This is an election about whether the people of Pennsylvania hate blacks more than they hate women. And when I say people, I don’t mean people, I mean white men. How ironic is this? After all this time, after all these stupid articles about how powerless white men are and how they can’t even get into college because of overachieving women and affirmative action and mean lady teachers who expected them to sit still in the third grade even though they were all suffering from terminal attention deficit disorder — after all this, they turn out (surprise!) to have all the power. (As they always did, by the way; I hope you didn’t believe any of those articles.)

White men are nothing more than haters. Not even Bill Kristol is liberal enough for her.

Julie & Julia is basically about two women becoming famous cooks 50 years apart. But Ephron can’t resist an opportunity for a little propagandizing. The movie has a brief cameo appearance of Julia’s father, John McWilliams. The following is from a biography of Child:

Pasadena, where she was born in 1912, was a handsome city, known for its wealth and civic accomplishments; John McWilliams was a living symbol of the city’s prosperity. A Princeton graduate and devout Republican, he managed the Western landholdings and investments amassed by his own father and later became vice president of J. G. Boswell, one of California’s major landowners and developers. His personal and professional mission was to keep California booming, and he put a great deal of time into Pasadena community life. Julia was raised to admire his discipline and public spirit, which she did, but he also nurtured a set of rabidly right-wing convictions that she would come to abhor. The two of them split sharply during the 1950s, when John McWilliams became a strong supporter of Senator Joseph McCarthy whom Julia found despicable. Her father was also outspoken about his contempt for Jews, artists, intellectuals, and foreigners; and for most of her adult life Julia viewed him with enormous dismay, though she managed to keep loving him.

In fact, McWilliams’ anti-Jewish views were well enough known that he was mentioned, along with well-known figures such as Gerald L. K. Smith and Methodist preacher Wesley Swift, as anti-Jewish supporters of McCarthy in Aviva Weingarten’s Jewish Organizations’ Response to Communism and Senator McCarthy (see my review here).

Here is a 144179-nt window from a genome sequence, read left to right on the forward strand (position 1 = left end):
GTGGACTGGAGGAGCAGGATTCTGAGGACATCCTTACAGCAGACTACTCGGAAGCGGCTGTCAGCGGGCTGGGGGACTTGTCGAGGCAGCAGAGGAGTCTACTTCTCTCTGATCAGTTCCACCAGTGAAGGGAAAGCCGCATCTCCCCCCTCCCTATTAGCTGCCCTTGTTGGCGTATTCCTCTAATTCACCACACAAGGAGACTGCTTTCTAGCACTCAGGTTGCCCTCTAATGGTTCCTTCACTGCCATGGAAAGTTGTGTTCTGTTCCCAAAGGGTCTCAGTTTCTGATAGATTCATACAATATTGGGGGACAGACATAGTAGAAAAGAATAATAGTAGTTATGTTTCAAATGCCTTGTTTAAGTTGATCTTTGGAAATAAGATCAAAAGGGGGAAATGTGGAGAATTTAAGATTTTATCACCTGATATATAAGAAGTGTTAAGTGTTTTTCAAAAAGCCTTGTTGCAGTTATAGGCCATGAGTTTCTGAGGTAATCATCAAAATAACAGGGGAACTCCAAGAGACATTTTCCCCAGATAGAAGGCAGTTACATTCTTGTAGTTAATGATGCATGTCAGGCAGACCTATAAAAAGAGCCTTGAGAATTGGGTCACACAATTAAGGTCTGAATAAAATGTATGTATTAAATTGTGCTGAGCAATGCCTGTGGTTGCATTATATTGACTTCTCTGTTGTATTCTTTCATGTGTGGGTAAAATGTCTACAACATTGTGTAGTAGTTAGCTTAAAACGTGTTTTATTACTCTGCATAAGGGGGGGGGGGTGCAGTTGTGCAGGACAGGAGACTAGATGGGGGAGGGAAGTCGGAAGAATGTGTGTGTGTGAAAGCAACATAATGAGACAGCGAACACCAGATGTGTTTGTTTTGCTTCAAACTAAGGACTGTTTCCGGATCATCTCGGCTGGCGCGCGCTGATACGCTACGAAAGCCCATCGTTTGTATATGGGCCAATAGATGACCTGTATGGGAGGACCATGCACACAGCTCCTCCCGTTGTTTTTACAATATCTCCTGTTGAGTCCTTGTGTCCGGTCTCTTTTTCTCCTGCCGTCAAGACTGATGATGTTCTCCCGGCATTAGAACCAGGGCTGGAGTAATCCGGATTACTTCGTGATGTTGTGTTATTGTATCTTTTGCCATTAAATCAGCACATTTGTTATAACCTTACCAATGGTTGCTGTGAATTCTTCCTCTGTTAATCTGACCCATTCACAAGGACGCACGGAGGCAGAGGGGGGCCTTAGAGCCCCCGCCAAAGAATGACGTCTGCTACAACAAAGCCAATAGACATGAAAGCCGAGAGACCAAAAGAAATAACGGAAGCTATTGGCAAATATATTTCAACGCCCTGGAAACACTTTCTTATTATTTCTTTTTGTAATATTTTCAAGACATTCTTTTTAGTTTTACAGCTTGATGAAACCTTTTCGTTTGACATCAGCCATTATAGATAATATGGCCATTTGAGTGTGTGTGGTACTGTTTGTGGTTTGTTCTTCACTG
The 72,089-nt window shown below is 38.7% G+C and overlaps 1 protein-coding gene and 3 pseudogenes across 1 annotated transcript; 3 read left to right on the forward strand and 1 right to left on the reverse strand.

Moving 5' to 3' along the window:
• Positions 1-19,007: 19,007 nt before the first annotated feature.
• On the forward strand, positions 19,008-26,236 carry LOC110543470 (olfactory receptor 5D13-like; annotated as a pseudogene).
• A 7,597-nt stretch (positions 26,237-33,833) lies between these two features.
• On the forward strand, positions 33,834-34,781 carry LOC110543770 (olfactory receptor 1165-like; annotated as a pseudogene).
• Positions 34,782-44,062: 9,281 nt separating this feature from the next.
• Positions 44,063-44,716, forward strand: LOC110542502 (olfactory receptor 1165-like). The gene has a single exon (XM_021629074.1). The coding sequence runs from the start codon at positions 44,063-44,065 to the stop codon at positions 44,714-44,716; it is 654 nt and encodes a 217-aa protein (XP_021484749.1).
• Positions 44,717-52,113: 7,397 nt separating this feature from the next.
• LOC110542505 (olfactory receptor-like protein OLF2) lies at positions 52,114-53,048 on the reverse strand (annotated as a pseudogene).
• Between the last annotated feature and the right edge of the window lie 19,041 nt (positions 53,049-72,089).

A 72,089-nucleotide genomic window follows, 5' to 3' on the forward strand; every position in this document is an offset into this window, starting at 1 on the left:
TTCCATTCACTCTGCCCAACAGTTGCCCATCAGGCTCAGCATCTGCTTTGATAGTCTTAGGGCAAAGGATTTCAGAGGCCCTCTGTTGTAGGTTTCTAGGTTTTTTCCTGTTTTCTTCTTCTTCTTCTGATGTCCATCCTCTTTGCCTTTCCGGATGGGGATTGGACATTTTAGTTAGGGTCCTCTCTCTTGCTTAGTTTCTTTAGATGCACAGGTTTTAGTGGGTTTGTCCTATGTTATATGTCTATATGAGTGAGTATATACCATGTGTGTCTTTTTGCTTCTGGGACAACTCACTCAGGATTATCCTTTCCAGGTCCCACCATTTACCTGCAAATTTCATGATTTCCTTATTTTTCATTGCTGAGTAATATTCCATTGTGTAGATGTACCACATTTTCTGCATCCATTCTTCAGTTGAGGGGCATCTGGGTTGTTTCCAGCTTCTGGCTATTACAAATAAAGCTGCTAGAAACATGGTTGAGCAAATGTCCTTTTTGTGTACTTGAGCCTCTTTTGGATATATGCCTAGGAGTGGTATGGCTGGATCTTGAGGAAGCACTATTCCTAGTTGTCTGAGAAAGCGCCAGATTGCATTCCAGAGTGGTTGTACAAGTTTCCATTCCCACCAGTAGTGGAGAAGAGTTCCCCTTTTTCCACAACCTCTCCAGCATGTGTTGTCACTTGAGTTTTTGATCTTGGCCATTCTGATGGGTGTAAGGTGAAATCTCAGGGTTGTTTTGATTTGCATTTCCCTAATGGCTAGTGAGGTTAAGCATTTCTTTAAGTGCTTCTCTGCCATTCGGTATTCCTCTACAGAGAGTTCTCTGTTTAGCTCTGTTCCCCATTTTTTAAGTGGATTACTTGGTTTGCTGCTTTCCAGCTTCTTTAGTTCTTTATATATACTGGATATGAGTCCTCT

In Julie & Julia, McWilliams is presented as a cranky supporter of McCarthy who dislikes Julia’s husband Paul, a political liberal who had lived in Paris as a poet and artist — everything that McWilliams detested. In the movie, Paul is working as a librarian in the Foreign Service when he is called to Washington where he is grilled about possible communist associations and on his sexual orientation. Julia states that she knows many people who have been persecuted by McCarthy even though they have done nothing wrong. Paul returns to France dispirited by his experience.

The movie seems to be a reasonably accurate portrayal of McWilliams — a portrayal tailor made to hammer home one of Hollywood’s favority moral lessons about the evil 1950s.

However, Ephron could have taken another tack altogether. Although Julia renounced her father’s views on McCarthy, her views on homosexuality would certainly exclude her from the culture of the mainstream media today.

Homophobia was a socially acceptable form of bigotry in midcentury America, and Julia and Paul participated without shame for many years. She often used the term pedal or pedalo — French slang for a homosexual — draping it with condescension, pity, and disapproval. “I had my hair permanented at E. Arden’s, using the same pedalo I had before (I wish all the men in OUR profession in the USA were not pedals!),” she wrote to Simca. Fashion designers were “that little bunch of Pansies,” a cooking school was “a nest of homovipers,” a Boston dinner party was “peopled by 3 fags in an expensive house…. We felt hopelessly square and left when decently possible,” and San Francisco was beautiful but full of pedals—“It appears that SF is their favorite city! I’m tired of them, talented though they are.”

So Ephron had a choice if she wanted to bring up politically volatile issues. She could have played up the angle of Julia’s father as a cranky right-wing supporter of Sen. McCarthy, or she could have played up the angle of the Childs as homophobes.

But this was a feel-good movie, so it was a no-brainer. For Ephron, part of the feel-good message is to portray Julia’s character as an enlightened liberal, just like herself — and at the same time get in yet another dig at the retrogrades who supported McCarthy while avoiding any mention of McWilliams’ civic contributions or Julia’s homophobia.

Despite the fact that McCarthy was basically right about the people he hauled before his committee (see M. Stanton Evans, Blacklisted by History: The Untold Story of Senator Joe McCarthy and His Fight Against America’s Enemies), the cause of anti-McCarthyism remains a rallying cry for the Nora Ephrons of the world — at least partly because, as Weingarten shows, so many of them were Jews.

My only surprise is that we weren’t treated to a caricature of McWilliams’s anti-Jewish attitudes.